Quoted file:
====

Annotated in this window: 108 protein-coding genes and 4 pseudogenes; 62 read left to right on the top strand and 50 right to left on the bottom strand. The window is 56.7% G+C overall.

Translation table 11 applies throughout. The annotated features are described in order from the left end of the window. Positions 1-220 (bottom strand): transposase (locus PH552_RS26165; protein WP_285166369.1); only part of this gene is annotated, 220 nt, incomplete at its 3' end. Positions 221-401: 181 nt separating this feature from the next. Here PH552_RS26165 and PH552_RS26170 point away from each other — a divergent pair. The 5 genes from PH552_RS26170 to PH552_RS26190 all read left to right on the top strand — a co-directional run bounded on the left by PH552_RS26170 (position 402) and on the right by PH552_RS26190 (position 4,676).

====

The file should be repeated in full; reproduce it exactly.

Annotated in this window: 108 protein-coding genes and 4 pseudogenes; 62 read left to right on the top strand and 50 right to left on the bottom strand. The window is 56.7% G+C overall.

Translation table 11 applies throughout. The annotated features are described in order from the left end of the window. Positions 1-220 (bottom strand): transposase (locus PH552_RS26165; protein WP_285166369.1); only part of this gene is annotated, 220 nt, incomplete at its 3' end. Positions 221-401: 181 nt separating this feature from the next. Here PH552_RS26165 and PH552_RS26170 point away from each other — a divergent pair. The 5 genes from PH552_RS26170 to PH552_RS26190 all read left to right on the top strand — a co-directional run bounded on the left by PH552_RS26170 (position 402) and on the right by PH552_RS26190 (position 4,676).